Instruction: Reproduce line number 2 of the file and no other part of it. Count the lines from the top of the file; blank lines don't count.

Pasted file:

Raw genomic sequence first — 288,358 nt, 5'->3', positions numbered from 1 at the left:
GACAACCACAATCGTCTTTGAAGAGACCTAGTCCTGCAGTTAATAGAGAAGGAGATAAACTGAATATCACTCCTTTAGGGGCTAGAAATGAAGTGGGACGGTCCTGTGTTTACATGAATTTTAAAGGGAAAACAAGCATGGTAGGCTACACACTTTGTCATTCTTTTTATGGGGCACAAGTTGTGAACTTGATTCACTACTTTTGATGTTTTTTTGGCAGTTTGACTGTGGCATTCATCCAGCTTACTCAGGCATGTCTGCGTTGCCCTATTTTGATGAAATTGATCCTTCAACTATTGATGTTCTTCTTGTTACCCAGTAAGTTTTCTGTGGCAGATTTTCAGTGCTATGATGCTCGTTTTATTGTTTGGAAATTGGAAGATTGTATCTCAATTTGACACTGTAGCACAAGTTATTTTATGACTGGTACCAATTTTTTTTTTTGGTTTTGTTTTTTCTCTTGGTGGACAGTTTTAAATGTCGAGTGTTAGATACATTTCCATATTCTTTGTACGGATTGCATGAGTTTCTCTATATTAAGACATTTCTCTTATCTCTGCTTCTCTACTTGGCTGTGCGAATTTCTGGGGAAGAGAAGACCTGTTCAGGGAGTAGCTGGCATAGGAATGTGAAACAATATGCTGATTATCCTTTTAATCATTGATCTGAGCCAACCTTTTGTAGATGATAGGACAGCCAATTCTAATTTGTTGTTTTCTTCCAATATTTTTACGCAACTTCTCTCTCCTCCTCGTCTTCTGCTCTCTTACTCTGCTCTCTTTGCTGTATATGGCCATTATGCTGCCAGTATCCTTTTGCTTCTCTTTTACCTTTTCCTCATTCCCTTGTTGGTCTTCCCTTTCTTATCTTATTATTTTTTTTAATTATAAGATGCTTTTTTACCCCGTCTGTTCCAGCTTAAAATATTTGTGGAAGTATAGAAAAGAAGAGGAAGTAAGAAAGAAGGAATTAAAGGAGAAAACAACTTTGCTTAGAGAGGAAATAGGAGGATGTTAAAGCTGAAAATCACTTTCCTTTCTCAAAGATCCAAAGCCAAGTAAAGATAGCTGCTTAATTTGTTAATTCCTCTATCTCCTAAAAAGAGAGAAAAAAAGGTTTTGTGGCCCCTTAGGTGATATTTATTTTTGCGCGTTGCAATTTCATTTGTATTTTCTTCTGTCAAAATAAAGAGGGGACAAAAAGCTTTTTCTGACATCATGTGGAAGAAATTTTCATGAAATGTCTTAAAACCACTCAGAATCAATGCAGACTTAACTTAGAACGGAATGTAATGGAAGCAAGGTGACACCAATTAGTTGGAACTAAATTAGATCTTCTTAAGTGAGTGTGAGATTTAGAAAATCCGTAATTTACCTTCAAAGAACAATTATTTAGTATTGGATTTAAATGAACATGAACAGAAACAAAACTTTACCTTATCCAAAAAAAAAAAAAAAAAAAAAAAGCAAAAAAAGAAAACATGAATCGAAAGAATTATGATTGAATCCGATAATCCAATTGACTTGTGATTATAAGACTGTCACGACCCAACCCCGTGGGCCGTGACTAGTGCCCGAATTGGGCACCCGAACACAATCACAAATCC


GACAACCACAATCGTCTTTGAAGAGACCTAGTCCTGCAGTTAATAGAGAAGGAGATAAACTGAATATCACTCCTTTAGGGGCTAGAAATGAAGTGGGACGGTCCTGTGTTTACATGAATTTTAAAGGGAAAACAAGCATGGTAGGCTACACACTTTGTCATTCTTTTTATGGGGCACAAGTTGTGAACTTGATTCACTACTTTTGATGTTTTTTTGGCAGTTTGACTGTGGCATTCATCCAGCTTACTCAGGCATGTCTGCGTTGCCCTATTTTGATGAAATTGATCCTTCAACTATTGATGTTCTTCTTGTTACCCAGTAAGTTTTCTGTGGCAGATTTTCAGTGCTATGATGCTCGTTTTATTGTTTGGAAATTGGAAGATTGTATCTCAATTTGACACTGTAGCACAAGTTATTTTATGACTGGTACCAATTTTTTTTTTTGGTTTTGTTTTTTCTCTTGGTGGACAGTTTTAAATGTCGAGTGTTAGATACATTTCCATATTCTTTGTACGGATTGCATGAGTTTCTCTATATTAAGACATTTCTCTTATCTCTGCTTCTCTACTTGGCTGTGCGAATTTCTGGGGAAGAGAAGACCTGTTCAGGGAGTAGCTGGCATAGGAATGTGAAACAATATGCTGATTATCCTTTTAATCATTGATCTGAGCCAACCTTTTGTAGATGATAGGACAGCCAATTCTAATTTGTTGTTTTCTTCCAATATTTTTACGCAACTTCTCTCTCCTCCTCGTCTTCTGCTCTCTTACTCTGCTCTCTTTGCTGTATATGGCCATTATGCTGCCAGTATCCTTTTGCTTCTCTTTTACCTTTTCCTCATTCCCTTGTTGGTCTTCCCTTTCTTATCTTATTATTTTTTTTAATTATAAGATGCTTTTTTACCCCGTCTGTTCCAGCTTAAAATATTTGTGGAAGTATAGAAAAGAAGAGGAAGTAAGAAAGAAGGAATTAAAGGAGAAAACAACTTTGCTTAGAGAGGAAATAGGAGGATGTTAAAGCTGAAAATCACTTTCCTTTCTCAAAGATCCAAAGCCAAGTAAAGATAGCTGCTTAATTTGTTAATTCCTCTATCTCCTAAAAAGAGAGAAAAAAAGGTTTTGTGGCCCCTTAGGTGATATTTATTTTTGCGCGTTGCAATTTCATTTGTATTTTCTTCTGTCAAAATAAAGAGGGGACAAAAAGCTTTTTCTGACATCATGTGGAAGAAATTTTCATGAAATGTCTTAAAACCACTCAGAATCAATGCAGACTTAACTTAGAACGGAATGTAATGGAAGCAAGGTGACACCAATTAGTTGGAACTAAATTAGATCTTCTTAAGTGAGTGTGAGATTTAGAAAATCCGTAATTTACCTTCAAAGAACAATTATTTAGTATTGGATTTAAATGAACATGAACAGAAACAAAACTTTACCTTATCCAAAAAAAAAAAAAAAAAAAAAAAGCAAAAAAAGAAAACATGAATCGAAAGAATTATGATTGAATCCGATAATCCAATTGACTTGTGATTATAAGACTGTCACGACCCAACCCCGTGGGCCGTGACTAGTGCCCGAATTGGGCACCCGAACACAATCACAAATCC